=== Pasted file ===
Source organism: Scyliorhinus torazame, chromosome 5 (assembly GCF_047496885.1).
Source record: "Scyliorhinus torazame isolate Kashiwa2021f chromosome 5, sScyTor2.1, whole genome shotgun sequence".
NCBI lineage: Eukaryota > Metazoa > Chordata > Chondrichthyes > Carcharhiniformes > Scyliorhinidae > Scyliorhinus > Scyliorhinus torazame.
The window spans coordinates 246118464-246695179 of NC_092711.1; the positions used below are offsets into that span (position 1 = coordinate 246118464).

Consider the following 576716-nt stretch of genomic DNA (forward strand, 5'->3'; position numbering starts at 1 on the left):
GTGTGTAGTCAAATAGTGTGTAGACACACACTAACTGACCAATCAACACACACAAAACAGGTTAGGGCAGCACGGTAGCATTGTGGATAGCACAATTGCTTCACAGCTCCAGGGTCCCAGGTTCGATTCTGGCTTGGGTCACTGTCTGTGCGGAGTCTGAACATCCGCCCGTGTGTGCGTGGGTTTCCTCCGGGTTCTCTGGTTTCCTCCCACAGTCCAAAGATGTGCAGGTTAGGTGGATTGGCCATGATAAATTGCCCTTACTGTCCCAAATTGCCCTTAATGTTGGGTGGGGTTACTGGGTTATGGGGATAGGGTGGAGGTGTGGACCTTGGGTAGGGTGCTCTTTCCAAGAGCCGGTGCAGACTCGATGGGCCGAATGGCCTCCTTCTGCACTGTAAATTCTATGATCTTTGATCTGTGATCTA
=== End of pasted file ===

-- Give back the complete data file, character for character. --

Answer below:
Source organism: Scyliorhinus torazame, chromosome 5 (assembly GCF_047496885.1).
Source record: "Scyliorhinus torazame isolate Kashiwa2021f chromosome 5, sScyTor2.1, whole genome shotgun sequence".
NCBI lineage: Eukaryota > Metazoa > Chordata > Chondrichthyes > Carcharhiniformes > Scyliorhinidae > Scyliorhinus > Scyliorhinus torazame.
The window spans coordinates 246118464-246695179 of NC_092711.1; the positions used below are offsets into that span (position 1 = coordinate 246118464).

Consider the following 576716-nt stretch of genomic DNA (forward strand, 5'->3'; position numbering starts at 1 on the left):
GTGTGTAGTCAAATAGTGTGTAGACACACACTAACTGACCAATCAACACACACAAAACAGGTTAGGGCAGCACGGTAGCATTGTGGATAGCACAATTGCTTCACAGCTCCAGGGTCCCAGGTTCGATTCTGGCTTGGGTCACTGTCTGTGCGGAGTCTGAACATCCGCCCGTGTGTGCGTGGGTTTCCTCCGGGTTCTCTGGTTTCCTCCCACAGTCCAAAGATGTGCAGGTTAGGTGGATTGGCCATGATAAATTGCCCTTACTGTCCCAAATTGCCCTTAATGTTGGGTGGGGTTACTGGGTTATGGGGATAGGGTGGAGGTGTGGACCTTGGGTAGGGTGCTCTTTCCAAGAGCCGGTGCAGACTCGATGGGCCGAATGGCCTCCTTCTGCACTGTAAATTCTATGATCTTTGATCTGTGATCTA